Oh well, we’re moving forward and I’m excited by these devices. They have a ton of reporting options, and really just lots of other features in general. It’s been a while since I’ve seen a modern generation load-balance device (hell, they don’t even call them that anymore, but I’m stuck in my ways). And all devices should have dashboards. Even if I don’t use them a ton, they look important and impressive to everyone else.

there are hacker masterminds everywhar!

I was catching up on comments from the link in my last post about the TJX ‘whistleblower’ on Ha.ckers.org and caught this one:

HOWEVER, I can speak from experience that too frequently companies claim that they were hacked by an evil vicious mastermind when the fault lies in their own lackadaisical response to reported holes in their security.

I get that feeling with most of the disclosure press releases and news reports I read. Really? You had this mastermind hacker attack you? Uh-huh.

This is why I decry our lack of information-sharing.

Ok, I’m done being ornery after the long weekend. 🙂

the honesty of corporate security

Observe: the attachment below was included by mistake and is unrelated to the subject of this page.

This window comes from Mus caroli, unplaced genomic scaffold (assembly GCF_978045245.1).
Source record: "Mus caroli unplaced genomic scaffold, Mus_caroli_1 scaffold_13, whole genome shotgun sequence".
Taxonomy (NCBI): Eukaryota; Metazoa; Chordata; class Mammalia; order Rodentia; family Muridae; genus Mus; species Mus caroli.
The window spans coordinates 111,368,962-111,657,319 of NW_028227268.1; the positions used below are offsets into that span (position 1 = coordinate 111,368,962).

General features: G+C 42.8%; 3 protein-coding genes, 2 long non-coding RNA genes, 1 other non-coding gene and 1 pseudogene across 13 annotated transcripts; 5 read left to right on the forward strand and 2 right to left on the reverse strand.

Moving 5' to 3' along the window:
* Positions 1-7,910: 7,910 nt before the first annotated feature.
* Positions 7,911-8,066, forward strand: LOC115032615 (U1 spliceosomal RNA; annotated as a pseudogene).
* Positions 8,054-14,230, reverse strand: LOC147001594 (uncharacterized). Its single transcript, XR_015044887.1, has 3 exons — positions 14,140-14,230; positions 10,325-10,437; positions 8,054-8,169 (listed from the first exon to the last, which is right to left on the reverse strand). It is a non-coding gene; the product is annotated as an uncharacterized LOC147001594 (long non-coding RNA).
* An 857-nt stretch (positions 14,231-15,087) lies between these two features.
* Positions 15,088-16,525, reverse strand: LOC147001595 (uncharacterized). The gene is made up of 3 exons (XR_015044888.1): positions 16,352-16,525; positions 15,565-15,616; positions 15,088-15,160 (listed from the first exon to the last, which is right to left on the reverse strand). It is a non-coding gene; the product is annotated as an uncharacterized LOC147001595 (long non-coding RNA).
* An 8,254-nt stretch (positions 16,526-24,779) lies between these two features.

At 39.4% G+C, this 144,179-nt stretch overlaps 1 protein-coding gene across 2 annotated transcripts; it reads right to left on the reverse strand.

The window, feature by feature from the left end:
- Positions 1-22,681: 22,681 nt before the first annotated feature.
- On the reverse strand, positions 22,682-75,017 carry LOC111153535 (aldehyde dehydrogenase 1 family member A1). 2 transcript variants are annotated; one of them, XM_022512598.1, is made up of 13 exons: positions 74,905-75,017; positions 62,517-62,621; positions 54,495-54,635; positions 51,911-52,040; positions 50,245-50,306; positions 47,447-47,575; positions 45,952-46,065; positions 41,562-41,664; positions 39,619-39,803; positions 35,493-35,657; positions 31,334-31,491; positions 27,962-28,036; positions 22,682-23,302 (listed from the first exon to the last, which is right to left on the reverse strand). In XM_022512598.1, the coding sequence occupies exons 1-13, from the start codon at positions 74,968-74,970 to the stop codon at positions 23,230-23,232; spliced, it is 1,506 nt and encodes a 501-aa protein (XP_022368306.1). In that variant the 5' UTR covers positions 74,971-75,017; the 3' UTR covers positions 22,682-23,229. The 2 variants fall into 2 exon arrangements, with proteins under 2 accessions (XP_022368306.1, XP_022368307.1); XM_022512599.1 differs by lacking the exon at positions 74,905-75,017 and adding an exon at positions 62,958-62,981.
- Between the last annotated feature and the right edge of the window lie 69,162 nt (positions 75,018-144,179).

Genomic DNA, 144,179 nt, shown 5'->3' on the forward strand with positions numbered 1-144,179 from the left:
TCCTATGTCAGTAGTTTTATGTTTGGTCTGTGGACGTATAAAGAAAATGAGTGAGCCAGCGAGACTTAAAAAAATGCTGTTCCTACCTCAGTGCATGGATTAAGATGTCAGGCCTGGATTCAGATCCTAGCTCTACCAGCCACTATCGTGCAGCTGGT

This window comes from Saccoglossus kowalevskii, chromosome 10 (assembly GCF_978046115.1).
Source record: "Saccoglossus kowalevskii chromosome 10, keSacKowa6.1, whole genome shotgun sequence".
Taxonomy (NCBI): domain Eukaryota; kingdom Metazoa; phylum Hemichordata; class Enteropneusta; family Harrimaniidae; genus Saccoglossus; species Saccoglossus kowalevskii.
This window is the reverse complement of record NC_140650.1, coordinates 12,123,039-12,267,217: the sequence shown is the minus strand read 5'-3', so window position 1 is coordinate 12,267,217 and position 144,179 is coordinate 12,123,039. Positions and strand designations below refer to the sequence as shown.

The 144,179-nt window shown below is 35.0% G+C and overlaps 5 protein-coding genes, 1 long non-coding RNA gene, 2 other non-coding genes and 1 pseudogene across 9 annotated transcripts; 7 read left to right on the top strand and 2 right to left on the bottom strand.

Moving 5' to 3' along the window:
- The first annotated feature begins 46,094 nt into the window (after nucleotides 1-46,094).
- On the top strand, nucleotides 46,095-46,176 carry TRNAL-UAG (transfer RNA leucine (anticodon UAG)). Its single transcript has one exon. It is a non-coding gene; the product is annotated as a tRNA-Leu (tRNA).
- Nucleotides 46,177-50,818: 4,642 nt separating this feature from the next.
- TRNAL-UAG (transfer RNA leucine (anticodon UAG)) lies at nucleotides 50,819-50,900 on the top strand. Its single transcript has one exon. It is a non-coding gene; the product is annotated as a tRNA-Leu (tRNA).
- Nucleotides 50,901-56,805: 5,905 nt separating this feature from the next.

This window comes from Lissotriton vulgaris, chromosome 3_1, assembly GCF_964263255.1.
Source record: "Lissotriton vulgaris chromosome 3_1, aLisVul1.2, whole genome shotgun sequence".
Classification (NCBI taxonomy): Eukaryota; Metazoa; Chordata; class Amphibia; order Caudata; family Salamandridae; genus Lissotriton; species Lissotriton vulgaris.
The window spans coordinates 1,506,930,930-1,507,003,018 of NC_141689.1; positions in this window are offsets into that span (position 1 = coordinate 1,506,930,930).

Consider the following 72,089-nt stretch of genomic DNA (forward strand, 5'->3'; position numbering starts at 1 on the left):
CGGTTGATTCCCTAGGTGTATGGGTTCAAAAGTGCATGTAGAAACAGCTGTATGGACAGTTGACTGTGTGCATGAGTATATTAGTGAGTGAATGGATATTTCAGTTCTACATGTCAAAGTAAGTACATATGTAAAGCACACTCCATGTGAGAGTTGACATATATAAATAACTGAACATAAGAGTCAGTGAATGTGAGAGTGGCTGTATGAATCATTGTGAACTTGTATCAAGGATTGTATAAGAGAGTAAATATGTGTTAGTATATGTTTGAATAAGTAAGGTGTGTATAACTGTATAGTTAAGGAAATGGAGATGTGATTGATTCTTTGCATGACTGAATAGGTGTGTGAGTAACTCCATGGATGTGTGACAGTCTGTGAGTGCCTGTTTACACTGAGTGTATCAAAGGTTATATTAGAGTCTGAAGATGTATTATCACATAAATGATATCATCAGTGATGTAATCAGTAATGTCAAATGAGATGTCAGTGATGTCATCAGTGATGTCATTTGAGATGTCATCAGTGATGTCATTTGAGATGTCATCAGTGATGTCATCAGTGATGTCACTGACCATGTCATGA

This topic will soon be beaten to death, but I need to post it for my future reference. TJX recently fired an employee who disclosed weaknesses in their security. ComputerWorld has an updated article with details like the employee’s name. Ha.ckers.org posted an original tidbit last week, and here are the forum posts in question (as long as they are still up). There is also a post talking about how to more properly “whistleblow.”

I regularly decry the stifling glass walls of information disclosure and sharing of experiences, horror stories, and successes in our industry. I can also decry poor reactions to helpful employee suggestions or public disclosure of issues. If an organization can be so badly damaged if some information is leaked out (like poor password policies [or nonexistent!], unguarded servers, or poor network architecture), then something is definitely wrong.